Hormone replacement may be started for a variety of reasons. Once started, it is usually maintained for life. Since patients must be monitored for the duration of time that they are on testosterone replacement, essentially, the monitoring is a lifetime commitment.
There is not yet a general consensus on how men with testosterone replacement should be monitored. It is clear that those patients who have begun testosterone replacement for a particular symptom should have that symptom carefully observed. For example, a patient using testosterone because of problems with osteoporosis should have regular serial bone density screens. Patients with mood or libido changes must also be carefully evaluated.
In general, dosage should begin low. Hormone levels and subjective impressions should then be checked 2 to3 months afterward. If adequate blood hormone levels have not been reached, the dosage should be increased, and, again, the patient should return in another 2 to 3 months for blood work.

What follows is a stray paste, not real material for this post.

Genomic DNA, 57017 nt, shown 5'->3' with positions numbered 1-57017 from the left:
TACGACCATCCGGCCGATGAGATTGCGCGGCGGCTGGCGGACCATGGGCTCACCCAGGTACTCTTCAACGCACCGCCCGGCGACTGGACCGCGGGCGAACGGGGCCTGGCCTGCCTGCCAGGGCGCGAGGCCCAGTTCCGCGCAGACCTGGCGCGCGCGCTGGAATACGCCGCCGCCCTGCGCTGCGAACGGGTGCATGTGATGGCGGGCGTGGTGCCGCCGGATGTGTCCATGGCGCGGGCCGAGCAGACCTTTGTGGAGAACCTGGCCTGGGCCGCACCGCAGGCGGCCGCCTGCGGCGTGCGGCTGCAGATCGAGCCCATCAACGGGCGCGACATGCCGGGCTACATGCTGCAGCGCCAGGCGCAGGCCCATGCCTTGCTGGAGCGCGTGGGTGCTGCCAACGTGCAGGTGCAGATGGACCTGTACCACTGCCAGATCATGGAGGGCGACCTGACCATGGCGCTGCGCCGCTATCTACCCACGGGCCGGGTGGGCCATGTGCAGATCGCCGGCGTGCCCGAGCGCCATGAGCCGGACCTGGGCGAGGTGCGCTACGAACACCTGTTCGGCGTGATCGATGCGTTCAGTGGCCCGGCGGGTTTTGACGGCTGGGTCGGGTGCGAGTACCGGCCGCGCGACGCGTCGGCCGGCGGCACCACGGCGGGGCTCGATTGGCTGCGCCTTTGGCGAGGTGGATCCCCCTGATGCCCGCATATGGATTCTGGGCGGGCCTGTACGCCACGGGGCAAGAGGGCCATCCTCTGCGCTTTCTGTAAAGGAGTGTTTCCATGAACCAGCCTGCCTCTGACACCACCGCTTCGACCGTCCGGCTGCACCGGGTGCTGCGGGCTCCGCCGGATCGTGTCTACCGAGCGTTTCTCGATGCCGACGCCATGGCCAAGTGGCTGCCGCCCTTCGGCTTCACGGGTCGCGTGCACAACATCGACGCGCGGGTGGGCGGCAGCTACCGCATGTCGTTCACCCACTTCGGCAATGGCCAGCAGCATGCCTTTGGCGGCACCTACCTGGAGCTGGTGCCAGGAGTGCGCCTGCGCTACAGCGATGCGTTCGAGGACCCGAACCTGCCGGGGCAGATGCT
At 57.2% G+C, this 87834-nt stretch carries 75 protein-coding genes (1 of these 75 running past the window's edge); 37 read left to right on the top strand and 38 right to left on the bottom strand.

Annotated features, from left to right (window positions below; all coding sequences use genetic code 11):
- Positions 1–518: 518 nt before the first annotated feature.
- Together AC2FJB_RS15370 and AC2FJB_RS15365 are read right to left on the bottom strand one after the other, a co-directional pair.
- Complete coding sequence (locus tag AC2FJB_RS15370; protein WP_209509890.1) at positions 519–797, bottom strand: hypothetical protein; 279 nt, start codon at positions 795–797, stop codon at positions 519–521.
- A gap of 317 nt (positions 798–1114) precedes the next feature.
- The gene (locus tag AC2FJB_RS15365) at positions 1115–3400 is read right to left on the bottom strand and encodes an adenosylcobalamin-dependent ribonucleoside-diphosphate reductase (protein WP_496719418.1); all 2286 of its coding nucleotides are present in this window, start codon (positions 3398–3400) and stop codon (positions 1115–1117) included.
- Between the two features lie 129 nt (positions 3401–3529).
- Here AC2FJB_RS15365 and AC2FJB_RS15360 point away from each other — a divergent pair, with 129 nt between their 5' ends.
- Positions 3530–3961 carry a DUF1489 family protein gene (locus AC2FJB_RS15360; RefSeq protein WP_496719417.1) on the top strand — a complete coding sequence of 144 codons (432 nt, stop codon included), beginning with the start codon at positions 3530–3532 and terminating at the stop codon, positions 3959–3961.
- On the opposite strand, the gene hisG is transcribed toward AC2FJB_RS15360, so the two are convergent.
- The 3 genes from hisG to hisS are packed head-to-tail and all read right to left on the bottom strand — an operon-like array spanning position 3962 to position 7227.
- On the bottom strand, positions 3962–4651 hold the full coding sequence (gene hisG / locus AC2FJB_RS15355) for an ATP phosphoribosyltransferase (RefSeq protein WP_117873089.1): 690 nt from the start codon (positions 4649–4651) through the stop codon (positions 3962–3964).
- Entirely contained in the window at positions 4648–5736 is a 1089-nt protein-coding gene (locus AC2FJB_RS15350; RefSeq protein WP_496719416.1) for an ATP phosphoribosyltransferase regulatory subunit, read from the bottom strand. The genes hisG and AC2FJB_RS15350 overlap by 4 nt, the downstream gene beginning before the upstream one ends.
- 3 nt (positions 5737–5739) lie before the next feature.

The goal is to get the patient in the mid-range of the testosterone values. Once this has occurred, the patient must then be monitored at regular intervals both in terms of symptoms and blood work.
Our practice monitors blood fairly frequently. Once the patient has achieved the right dosage of hormone, we follow the patient's progress and draw blood every 3 months for at least a year. The following year, we evaluate the patient and draw bloodevery 4 months. Thereafter, appointments and blood work are required every 6 months.
During the initial follow-up appointments, we evaluate the patient psychologically and physically. Blood work includes hormone levels, a complete chemistry profile including chemistries, lipids (fat profiles), and liver function tests. We also perform a complete blood cell count to check the patient's hematocrit (an increased hematocrit is a common side effect of testosterone replacement therapy). It is important that the patient receive serial prostate exams at all of these visits as well as a PSA test. It is also important to discuss any sleep disorders with the patient and to assess his mood, libido, and emotional state.